It had the potential to be glorious, I think. The potential to be more than just another tattoo. Maybe it will be, one day.

But it was a marker. A marker of the drastic changes that were about to take place. A marker of values and ideals, a reminder of the things we survive, not physically, but mentally.

She said to me, this time, next year, we'll be happy. This time, next year, things will be great.


  1. There's plenty of room for me to write poetry all over your body with a feather quill.... Very nice body at that!

  2. Yaaawn. Not half as cool as my badassAlpha Male tat, thanks.

  3. I find it wildly sexy myself.

    If you can't do it right, do it anyway.

  4. Wow immortalizing a turning point in your life in such a manner certainly acts as a potent reminder, doesn't it? I hate to see what you do to remind yourself to pick up milk on the way home.

    Awesome story. Many of us do need personal markers for self-reference lest we wander from the path we've laid out. I have several "compasses" in my life which I find myself referring to more often than I'd like.

  5. Savage,

    Aw, thanks. I suppose I'll have to pick up some India ink now.


    Heh, I was all "goddamnit, can't that man say ANYTHING positive EVER?!" and then I clicked that link... and wished that I was the type of person who was more casual about their tattoos so I could get that done as a tramp stamp.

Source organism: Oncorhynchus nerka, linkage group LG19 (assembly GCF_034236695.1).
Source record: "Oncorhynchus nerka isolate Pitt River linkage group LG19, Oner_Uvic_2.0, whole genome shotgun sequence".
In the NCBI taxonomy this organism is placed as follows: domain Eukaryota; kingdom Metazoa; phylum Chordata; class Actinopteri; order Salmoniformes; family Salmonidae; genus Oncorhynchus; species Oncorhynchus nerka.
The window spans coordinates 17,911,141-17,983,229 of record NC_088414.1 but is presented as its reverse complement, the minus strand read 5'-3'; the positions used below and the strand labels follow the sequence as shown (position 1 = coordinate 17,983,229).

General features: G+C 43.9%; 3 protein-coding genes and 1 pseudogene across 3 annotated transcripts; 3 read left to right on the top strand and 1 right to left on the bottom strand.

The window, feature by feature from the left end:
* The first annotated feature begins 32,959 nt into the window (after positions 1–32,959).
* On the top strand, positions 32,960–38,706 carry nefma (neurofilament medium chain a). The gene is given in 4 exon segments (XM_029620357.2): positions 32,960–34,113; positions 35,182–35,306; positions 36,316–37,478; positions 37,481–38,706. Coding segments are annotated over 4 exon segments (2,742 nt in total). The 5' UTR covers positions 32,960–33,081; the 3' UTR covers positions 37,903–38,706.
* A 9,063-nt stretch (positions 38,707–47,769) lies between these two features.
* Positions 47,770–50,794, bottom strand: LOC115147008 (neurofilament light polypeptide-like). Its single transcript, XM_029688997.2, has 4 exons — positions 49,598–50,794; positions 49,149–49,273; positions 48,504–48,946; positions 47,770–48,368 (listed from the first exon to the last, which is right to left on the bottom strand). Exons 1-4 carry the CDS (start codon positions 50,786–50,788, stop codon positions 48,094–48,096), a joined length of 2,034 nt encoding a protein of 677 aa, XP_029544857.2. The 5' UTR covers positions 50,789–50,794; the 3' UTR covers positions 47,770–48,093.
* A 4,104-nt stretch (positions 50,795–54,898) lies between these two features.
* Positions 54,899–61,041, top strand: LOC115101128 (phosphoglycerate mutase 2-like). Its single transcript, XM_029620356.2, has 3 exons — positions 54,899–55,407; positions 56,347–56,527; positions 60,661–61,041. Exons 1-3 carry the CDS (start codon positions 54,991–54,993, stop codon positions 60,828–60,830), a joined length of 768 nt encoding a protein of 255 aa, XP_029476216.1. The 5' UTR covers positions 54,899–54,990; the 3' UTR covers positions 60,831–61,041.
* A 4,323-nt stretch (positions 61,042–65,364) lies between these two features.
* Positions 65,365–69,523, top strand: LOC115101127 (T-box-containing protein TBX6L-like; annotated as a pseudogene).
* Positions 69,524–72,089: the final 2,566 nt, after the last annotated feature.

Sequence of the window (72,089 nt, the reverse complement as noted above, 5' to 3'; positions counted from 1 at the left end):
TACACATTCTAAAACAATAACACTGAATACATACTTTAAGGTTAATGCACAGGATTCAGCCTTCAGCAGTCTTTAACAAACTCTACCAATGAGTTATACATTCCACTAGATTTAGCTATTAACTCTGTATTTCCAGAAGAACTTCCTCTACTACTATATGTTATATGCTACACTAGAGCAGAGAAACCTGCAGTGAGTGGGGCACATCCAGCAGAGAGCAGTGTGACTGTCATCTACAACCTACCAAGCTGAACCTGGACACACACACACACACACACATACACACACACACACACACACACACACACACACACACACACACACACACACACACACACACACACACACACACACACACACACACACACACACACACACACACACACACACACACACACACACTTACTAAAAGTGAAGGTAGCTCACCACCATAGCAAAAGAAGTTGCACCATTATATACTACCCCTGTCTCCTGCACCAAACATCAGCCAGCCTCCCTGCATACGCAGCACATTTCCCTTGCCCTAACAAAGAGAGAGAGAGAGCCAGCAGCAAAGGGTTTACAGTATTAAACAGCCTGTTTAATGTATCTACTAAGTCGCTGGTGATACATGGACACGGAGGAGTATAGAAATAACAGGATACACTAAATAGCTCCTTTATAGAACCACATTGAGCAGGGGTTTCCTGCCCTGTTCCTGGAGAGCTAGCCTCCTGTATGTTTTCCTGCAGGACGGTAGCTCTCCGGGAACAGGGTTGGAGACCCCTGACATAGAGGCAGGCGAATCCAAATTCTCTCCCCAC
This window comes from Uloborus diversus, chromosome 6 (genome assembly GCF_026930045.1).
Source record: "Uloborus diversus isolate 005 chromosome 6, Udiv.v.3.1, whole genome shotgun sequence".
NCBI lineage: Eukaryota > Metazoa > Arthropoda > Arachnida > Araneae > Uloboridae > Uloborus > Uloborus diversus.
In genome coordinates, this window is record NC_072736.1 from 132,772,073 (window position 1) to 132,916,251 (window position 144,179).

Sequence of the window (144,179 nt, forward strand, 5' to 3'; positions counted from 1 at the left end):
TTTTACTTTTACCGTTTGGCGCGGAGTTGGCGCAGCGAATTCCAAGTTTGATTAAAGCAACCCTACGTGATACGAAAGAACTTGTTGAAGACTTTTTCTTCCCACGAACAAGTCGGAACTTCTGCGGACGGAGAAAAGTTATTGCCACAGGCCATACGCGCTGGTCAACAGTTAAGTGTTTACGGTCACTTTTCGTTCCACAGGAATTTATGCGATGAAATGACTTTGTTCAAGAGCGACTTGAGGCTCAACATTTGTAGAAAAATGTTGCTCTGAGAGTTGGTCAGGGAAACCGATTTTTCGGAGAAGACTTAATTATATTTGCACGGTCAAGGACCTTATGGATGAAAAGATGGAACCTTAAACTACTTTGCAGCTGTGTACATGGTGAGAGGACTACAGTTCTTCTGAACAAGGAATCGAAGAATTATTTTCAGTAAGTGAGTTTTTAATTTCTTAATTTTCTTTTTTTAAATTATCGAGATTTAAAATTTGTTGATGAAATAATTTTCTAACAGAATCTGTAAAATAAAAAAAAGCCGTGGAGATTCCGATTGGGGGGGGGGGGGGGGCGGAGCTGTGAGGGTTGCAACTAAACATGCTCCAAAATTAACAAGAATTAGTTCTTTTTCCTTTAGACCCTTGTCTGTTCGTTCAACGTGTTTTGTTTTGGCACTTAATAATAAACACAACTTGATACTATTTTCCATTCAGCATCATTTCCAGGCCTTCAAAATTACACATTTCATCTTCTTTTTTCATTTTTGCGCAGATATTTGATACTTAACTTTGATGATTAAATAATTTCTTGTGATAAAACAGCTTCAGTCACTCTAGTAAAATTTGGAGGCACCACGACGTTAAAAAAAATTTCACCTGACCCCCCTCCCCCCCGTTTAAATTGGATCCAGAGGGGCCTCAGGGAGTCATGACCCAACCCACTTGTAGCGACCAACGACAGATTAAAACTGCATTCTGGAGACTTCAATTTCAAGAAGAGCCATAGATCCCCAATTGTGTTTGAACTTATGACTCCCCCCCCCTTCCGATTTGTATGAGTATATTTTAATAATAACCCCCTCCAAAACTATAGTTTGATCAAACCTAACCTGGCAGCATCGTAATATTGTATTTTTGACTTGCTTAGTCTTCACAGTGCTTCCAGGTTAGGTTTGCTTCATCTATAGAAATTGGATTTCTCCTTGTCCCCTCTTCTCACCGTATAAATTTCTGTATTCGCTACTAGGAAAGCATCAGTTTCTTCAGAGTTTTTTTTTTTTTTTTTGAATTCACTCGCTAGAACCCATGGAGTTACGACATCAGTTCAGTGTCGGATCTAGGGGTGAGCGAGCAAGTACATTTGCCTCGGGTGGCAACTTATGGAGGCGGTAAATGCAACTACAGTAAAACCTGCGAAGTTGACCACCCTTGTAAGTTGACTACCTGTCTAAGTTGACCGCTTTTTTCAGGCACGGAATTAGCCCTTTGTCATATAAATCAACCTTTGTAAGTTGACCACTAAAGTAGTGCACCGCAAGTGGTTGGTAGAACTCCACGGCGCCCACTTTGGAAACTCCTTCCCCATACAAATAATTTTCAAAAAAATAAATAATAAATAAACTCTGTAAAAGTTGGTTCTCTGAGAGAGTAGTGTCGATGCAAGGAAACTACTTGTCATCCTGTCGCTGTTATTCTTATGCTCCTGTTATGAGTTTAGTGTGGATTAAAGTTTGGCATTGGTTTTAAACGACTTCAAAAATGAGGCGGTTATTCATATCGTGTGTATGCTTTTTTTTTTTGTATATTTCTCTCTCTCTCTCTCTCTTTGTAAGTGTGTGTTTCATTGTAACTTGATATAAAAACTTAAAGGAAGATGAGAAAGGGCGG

You know, that second half of your comment really stuck with me. Totally feeling better.


    I do temporary tattoos for my shopping list. Lick and stick.

    I don't think of it as a compass to life, but as a reminder of myself. I forget who I am, sometimes. I'd love to see a post on your "compasses", by the by.

  6. Visceris?
    Well, you do have guts...

    I like it.

    The 'e' works in a subtle way.
    Congrads, you possibly have the most unique tattoo I have ever seen. Other than one barista I know who decided to get the Arabic word for "hell" across her back.

    Of course the artist botched it, it ended up as giberish. She didn't realize it.

    She was not pleased when I pointed out the orthographic mistake..

  7. Kamal,

    I was hoping you'd like it. I find that most people who do not normally care for tattoos find mine enjoyable.

    But why did the barista get "hell" tattooed across her back?

  8. Your tattoo is unique as well as aesthetically pleasing, not only in it's form but in it's placement.
    I like that.
    It complements your body, and both become an artistic whole.
    Not like something just tacked on any old where, as an after thought, but something harmonious.

    I can't really articulate more why I like it, beyond a pleasant originality to it,
    the way it melds with and complements your form,
    and the fact it's not a generic bumper sticker.

    Oh, yeah, it's rather gutsy too (ok, pun intended)

    The barista? Well, she was...

    ..trying to be edgy.

    That and "ethnic" tattoos are in (from what I hear). The fact that her tattoo was written in a language and script that the artist
    had no knowledge of led to its botching, and does provide a bit of a cautionary note regarding the value of doing things "because they are edgy"

  9. I've felt for a while that tattoo placement is crucial, that you're not just putting art on your body, but making your body art.

    It does feel like so many people just apply tattoos like they would stickers.

    I've been debating about getting a third, but GV8 tells me that it would take away from the one on my ribs, make it just part of a collection.

    I don't get ethnic tattoos, unless one belongs to that ethnicity.